Friday, August 12, 2005

The Soul Does Live Until the Resurrection

Josh has posted his doubts about the "intermediate state," the heavenly existence of the soul after death and before the resurrection on the Last Day. Indeed this heavenly state has been over-emphasized and mistakenly treated as the aim of our faith in much popular teaching, despite the relatively little that is said about it in the Scripture.

A key issue with any denial of body-soul dualism is the philosophical one: what makes continuity of the person. A while back, a philosophy department colleague of mine, Tim O’Connor, showed me some materials from a running debate on the topic of the body-soul dualism and the intermediate state, in which Dean Zimmerman of Rutgers ably defended on both Biblical and philosophical grounds the traditional view, against challenge from the Christian philosopher Peter van Inwagen ("Dualism and Materialism: Athens and Jerusalem?" Faith and Philosophy (1995) 12:4, 475-488; unfortunately not available on line). One of key points Dr. Van Inwagen himself acknowledged no really satisfactory solution for is that some form of continuity of consciousness between the dead person and the resurrected person is necessary to say that they are in fact the same person. Given the lengths of time and the messy deaths of many, we must assume that the resurrection of the dead will be basically the assimilation and organization of matter according to the information code found in our genes (the same process that occurs slowly in our digestion– a living person replaces every single atom in one’s body on average every nine years). If our personhood resides in a conscious soul which persists after death, then the reunion of that soul with a body newly recreated from the dust of the earth poses no problem for the continuity of personality. If on the other hand, the soul or consciousness is simply an emanation of bodily activity, then it seems hard to deny that the recreation of a new body at the resurrection is the recreation of a new person, a sort of identical twin of the former person. Even if God miraculously fills this new person with the memories of the person at death, it seems had to argue that it is the same person, as opposed to a miraculously perfect simulacrum of that person. This philosophical problem of continuity of personhood got to the point that Peter van Inwagen was reduced in his Material Beings to toying (half facetiously, I suppose) with the idea of God miraculously "body-snatching" the bodies of the deceased and holding them in heaven until the resurrection, and replacing them on earth with copies of the dead bodies. I myself find the problem of continuity between this body and the resurrected body quite insoluble without positing the existence of an enduring soul.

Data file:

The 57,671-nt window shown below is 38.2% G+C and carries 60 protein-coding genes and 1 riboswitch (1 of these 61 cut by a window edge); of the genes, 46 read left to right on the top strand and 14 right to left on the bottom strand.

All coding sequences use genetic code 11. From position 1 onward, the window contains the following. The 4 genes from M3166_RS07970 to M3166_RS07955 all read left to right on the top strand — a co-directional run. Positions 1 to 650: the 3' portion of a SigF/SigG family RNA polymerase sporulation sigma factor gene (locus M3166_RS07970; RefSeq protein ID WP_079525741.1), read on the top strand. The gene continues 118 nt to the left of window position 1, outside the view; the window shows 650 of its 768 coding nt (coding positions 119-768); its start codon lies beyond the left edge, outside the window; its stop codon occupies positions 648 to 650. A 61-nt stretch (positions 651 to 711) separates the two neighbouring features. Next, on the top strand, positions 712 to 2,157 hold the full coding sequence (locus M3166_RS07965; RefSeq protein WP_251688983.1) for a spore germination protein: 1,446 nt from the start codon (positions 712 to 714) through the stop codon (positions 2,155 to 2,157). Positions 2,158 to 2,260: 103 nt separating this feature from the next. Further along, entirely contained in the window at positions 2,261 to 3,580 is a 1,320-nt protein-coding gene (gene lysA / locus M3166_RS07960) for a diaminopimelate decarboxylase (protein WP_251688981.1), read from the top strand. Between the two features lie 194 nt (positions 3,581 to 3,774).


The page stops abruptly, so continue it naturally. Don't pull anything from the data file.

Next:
Originally posted at Here We Stand